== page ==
The appeal of Compton Mackenzie’s suggestion to the music lovers of Wexford began to take root, and after coming across the program for the 1949 Aldeburgh Festival, Tom Walsh, an Irish doctor, writer and long-time resident of Wexford, discussed the idea of a local festival with his friends. By the end of 1951 the first Wexford Festival of Music and the Arts took place, with the focal work being a performance of The Rose of Castille by Irish composer, Michael William Balfe. It was a little-known opera mentioned in passing in James Joyce’s Ulysses ("What opera is like a railway line?" "The Rose of Castille. See the wheeze? Rows of cast steel.”).
During its first decade, under the guidance of their now official Artistic Director, Dr Tom Walsh and the Festival President, Sir Compton Mackenzie, Wexford offered an increasingly enthusiastic and knowledgeable audience rarities such as Lortzing's Der Wildschütz and obscure works for that time including Bellini's La sonnambula. By selecting lesser-known operas and inviting exciting young singers, Wexford set itself apart from other burgeoning festivals of that time. Leading international critics were quick to tell the world of the delights to be found on the banks of the Slaney, and the Festival took off.
Young artists to feature in the early days of the Festival included conductors Bryan Balkwill, Charles Mackerras and John Pritchard, and international singers like Nicola Monti, Afro Poli, Franco Calabrese and Paolo Pedani. Many British and Irish rising stars also featured including Heather Harper, Bernadette Greevy, Thomas Hemsley and Geraint Evans.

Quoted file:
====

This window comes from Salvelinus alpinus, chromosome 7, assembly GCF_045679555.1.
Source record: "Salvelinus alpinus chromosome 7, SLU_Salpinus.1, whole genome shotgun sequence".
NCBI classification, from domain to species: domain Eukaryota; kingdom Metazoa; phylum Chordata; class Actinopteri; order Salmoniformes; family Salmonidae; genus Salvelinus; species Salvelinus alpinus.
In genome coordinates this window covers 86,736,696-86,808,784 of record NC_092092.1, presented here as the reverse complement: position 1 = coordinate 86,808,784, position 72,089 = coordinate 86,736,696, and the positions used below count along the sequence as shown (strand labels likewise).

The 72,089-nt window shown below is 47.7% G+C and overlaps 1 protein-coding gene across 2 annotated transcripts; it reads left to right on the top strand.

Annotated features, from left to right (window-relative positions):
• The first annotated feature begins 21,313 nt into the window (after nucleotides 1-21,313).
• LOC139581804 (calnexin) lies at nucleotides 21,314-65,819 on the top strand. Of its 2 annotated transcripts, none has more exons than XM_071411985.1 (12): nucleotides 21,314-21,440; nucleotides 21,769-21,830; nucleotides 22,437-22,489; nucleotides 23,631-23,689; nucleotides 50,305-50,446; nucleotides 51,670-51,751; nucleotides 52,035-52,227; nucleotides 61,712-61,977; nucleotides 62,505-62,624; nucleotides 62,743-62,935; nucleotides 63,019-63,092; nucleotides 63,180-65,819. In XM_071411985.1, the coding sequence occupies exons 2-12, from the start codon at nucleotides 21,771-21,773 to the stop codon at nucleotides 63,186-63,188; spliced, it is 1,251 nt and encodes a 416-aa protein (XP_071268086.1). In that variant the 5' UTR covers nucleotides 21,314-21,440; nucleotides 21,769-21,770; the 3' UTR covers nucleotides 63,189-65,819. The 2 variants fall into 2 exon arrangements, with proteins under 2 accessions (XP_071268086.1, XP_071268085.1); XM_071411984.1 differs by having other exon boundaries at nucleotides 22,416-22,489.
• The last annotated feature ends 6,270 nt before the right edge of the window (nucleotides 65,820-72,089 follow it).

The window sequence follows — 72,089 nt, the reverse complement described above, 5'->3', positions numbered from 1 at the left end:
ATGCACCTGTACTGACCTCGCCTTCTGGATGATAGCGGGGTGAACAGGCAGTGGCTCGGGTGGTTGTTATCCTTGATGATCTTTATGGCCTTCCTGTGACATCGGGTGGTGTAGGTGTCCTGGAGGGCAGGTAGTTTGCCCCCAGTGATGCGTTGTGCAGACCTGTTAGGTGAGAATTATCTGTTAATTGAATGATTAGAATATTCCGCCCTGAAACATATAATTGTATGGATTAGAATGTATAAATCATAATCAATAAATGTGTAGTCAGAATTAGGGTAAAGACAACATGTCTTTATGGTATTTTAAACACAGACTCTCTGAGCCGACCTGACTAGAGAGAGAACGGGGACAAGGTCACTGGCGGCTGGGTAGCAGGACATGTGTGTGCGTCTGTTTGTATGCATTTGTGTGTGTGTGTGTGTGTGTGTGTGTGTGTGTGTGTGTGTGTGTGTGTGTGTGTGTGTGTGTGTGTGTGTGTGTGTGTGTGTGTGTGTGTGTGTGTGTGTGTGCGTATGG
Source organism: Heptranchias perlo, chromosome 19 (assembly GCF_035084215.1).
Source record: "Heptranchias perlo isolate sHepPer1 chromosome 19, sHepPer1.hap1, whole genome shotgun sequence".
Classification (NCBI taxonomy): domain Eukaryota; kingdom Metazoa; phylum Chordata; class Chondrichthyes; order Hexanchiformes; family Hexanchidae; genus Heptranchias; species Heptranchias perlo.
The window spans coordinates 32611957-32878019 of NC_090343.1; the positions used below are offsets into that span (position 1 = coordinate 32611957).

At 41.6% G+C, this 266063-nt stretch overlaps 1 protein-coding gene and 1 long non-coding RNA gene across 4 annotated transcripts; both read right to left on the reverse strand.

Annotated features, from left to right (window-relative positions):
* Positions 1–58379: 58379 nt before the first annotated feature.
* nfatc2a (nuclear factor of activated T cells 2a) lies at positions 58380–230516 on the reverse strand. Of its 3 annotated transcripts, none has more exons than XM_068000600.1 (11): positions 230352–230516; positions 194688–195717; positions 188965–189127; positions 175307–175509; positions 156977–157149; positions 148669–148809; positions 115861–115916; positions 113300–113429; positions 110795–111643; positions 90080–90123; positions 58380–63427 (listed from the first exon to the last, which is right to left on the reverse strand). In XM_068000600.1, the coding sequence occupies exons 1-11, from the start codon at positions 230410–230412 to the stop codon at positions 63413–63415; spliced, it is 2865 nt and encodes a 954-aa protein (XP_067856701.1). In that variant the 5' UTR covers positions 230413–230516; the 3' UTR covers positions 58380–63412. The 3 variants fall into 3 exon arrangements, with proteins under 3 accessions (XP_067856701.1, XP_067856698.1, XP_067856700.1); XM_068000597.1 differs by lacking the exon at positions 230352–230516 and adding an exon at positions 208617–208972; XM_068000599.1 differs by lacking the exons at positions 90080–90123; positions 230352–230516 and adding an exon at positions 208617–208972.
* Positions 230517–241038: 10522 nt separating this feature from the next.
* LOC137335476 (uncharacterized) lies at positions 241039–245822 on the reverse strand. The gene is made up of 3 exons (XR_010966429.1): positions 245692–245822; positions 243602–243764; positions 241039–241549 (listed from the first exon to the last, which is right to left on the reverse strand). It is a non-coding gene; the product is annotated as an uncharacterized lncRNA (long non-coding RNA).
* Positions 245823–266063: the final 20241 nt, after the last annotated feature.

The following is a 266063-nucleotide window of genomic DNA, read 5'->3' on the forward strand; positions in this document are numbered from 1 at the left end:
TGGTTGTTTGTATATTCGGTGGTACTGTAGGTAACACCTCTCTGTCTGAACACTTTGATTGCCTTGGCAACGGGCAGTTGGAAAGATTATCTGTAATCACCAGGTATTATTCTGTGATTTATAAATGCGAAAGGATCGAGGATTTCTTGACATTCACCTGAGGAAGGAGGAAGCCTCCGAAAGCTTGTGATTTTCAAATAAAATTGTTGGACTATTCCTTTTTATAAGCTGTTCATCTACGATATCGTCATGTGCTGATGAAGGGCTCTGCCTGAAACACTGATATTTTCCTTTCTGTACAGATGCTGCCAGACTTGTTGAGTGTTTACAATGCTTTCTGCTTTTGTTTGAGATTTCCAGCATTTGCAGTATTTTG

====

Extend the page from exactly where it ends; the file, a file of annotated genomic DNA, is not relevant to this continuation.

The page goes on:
Tom Walsh continued to shepherd the Festival into the 1960s but after the 1967 season he made the unexpected decision to step down. Since Dr Tom first guided the Festival to international success, Wexford Festival Opera has had a succession of talented and passionate Artistic Directors who have balanced tradition with bold innovation. Many have moved on to distinguished and high-profile positions in the world of opera after their time at Wexford, given the Festival’s high regard.
In 2005, the American conductor David Agler became the current Artistic Director, having previously served as Music Director of Vancouver Opera, Principal Conductor of West Australian Opera and Resident Conductor of San Francisco Opera. After his first season at Wexford, the old Theatre Royal in the town’s centre, which had served the Festival for over 50 years, was demolished and replaced by Ireland’s first custom-built opera house: a state-of-the-art building with two auditoriums capable of staging ever more ambitious and spectacular productions. The stunning landmark building now stands proudly over the historic town, as a clear indication of how bold programming and a passion for the art form can put a small town like Wexford on the operatic map.